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RBI cautions Public

 

Reserve Bank of India has cautioned the public not to fall prey to fictitious offers of buying/ selling of Old Banknotes and Coins.

In a press release issued today RBI has said, "It has come to the notice of Reserve Bank of India that certain elements are fraudulently using the name/ logo of Reserve Bank of India, and seeking charges/ commission/ tax from the public, in transactions related to buying and selling of old banknotes and coins through various online/ offline platforms."

"It is clarified that the Reserve Bank of India does not deal in such matters and never seeks charges/ commissions of any sort. Reserve Bank of India has also not authorised any institution/ firm/ person etc. to collect charges/ commission on its behalf in such transactions."

"Reserve Bank of India advises members of the public to remain cautious and not to fall prey to elements using the name of Reserve Bank of India to extract money through such fictitious/ fraudulent offers."

#RBI
04-August-2021
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RBI imposes restrictions on Mastercard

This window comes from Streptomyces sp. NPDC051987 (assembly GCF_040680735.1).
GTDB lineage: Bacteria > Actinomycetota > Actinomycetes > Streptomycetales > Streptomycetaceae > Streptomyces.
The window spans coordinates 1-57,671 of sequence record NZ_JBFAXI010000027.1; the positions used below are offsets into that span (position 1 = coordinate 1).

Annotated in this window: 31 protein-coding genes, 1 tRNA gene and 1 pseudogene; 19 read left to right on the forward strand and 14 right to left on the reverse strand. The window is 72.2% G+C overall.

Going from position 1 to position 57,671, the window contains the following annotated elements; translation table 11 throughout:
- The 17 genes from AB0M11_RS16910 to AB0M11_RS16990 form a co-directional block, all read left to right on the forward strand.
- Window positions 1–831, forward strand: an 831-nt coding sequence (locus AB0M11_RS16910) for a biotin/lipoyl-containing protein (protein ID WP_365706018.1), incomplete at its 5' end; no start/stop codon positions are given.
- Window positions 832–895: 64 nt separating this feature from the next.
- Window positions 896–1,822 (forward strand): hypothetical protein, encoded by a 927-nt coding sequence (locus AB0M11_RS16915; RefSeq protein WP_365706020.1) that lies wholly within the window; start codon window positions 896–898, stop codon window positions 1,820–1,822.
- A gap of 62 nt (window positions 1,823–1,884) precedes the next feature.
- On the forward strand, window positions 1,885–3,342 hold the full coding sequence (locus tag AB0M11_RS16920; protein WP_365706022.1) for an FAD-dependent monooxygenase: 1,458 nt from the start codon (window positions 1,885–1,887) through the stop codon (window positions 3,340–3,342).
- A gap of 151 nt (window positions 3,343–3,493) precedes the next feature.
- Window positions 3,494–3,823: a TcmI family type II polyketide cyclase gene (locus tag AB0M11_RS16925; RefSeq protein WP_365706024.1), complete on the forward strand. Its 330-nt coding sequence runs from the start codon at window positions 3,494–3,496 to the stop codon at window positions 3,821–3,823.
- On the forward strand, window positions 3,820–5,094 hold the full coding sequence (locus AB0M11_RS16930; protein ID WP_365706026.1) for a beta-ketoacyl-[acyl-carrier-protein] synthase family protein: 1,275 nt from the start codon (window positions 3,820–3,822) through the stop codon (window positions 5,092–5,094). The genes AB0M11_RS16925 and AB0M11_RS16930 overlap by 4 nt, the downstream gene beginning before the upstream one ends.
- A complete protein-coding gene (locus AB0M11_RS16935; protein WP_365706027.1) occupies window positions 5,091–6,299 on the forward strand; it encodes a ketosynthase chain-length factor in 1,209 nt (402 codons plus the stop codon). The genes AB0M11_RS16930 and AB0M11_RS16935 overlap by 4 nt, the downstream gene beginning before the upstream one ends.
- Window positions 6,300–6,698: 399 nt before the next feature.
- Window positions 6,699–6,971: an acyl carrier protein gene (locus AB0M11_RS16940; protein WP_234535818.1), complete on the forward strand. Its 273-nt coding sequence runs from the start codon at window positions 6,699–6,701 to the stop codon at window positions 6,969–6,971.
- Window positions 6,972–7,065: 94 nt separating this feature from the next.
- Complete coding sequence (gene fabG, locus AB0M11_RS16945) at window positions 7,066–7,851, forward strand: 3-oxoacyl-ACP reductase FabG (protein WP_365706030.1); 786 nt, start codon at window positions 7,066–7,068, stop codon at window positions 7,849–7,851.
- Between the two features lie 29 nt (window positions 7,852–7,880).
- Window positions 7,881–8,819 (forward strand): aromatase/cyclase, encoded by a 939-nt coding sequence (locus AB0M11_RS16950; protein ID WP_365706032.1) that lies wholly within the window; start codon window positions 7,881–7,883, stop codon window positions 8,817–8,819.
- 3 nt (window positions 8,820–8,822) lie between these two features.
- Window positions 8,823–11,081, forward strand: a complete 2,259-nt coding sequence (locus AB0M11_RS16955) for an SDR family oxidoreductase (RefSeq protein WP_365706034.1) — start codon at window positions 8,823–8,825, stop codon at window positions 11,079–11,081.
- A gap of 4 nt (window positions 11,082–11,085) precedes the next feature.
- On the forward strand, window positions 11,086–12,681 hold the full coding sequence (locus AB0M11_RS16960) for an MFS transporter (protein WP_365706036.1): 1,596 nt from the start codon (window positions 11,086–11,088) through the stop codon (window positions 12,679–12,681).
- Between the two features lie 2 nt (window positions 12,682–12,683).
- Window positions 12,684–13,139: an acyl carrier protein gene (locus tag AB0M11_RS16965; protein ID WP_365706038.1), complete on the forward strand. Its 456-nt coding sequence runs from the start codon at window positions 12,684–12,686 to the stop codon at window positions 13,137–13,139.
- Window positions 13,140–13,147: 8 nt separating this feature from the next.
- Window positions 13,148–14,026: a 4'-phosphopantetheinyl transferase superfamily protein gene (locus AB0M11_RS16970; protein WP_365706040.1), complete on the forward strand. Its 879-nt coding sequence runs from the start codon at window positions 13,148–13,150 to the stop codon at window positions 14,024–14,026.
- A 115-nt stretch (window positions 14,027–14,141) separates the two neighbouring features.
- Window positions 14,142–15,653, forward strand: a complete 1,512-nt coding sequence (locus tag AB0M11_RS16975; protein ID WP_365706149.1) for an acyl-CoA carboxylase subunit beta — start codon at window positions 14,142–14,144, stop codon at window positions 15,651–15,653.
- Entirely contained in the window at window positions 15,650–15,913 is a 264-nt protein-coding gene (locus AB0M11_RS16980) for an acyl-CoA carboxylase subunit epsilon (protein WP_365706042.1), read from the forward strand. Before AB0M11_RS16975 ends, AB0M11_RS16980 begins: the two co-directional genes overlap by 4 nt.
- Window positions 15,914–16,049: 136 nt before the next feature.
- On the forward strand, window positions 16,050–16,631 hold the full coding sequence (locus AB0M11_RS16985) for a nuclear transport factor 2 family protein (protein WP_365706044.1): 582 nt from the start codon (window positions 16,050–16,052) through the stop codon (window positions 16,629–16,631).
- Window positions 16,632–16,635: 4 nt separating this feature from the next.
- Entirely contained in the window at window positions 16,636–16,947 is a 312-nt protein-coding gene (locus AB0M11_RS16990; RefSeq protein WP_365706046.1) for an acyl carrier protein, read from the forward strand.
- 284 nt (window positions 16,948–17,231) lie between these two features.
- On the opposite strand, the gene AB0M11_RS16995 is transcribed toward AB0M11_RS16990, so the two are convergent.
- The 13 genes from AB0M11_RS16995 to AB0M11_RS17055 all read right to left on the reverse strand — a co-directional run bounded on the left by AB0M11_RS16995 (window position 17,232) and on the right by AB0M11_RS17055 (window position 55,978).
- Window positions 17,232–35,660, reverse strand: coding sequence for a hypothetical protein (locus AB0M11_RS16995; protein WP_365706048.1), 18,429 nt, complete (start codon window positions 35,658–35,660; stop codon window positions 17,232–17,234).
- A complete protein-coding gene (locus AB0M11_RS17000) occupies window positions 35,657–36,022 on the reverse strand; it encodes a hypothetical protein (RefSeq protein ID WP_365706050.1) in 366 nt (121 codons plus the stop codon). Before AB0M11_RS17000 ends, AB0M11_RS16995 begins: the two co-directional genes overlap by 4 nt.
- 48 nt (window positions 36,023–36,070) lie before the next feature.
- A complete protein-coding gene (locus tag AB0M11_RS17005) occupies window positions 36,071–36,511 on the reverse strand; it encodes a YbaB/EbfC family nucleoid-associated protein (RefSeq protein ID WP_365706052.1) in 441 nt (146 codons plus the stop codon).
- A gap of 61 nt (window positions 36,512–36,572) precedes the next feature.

The Reserve Bank of India (RBI) today imposed restrictions on Mastercard Asia / Pacific Pte. Ltd. (Mastercard) from on-boarding new domestic customers (debit, credit or prepaid) onto its card network from 22nd July 2021.

Notwithstanding the lapse of considerable time and adequate opportunities being given, the entity has been found to be non-compliant with the directions on Storage of Payment System Data.

This order will not impact existing customers of Mastercard. Mastercard shall advise all card issuing banks and non-banks to conform to these directions. The supervisory action has been taken in the exercise of powers vested in RBI under Section 17 of the Payment and Settlement Systems Act, 2007 (PSS Act).

In terms of RBI circular on Storage of Payment System Data dated April 6, 2018, all System Providers were directed to ensure that within a period of six months the entire data (full end-to-end transaction details / information collected / carried / processed as part of the message / payment instruction) relating to payment systems operated by them is stored in a system only in India. They were also required to report compliance to RBI and submit a Board-approved System Audit Report conducted by a CERT-In empanelled auditor within the timelines specified therein.

#RBI
14-July-2021
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Mandatory Leave for Bank Employees Posted in Sensitive Positions or Areas of Operation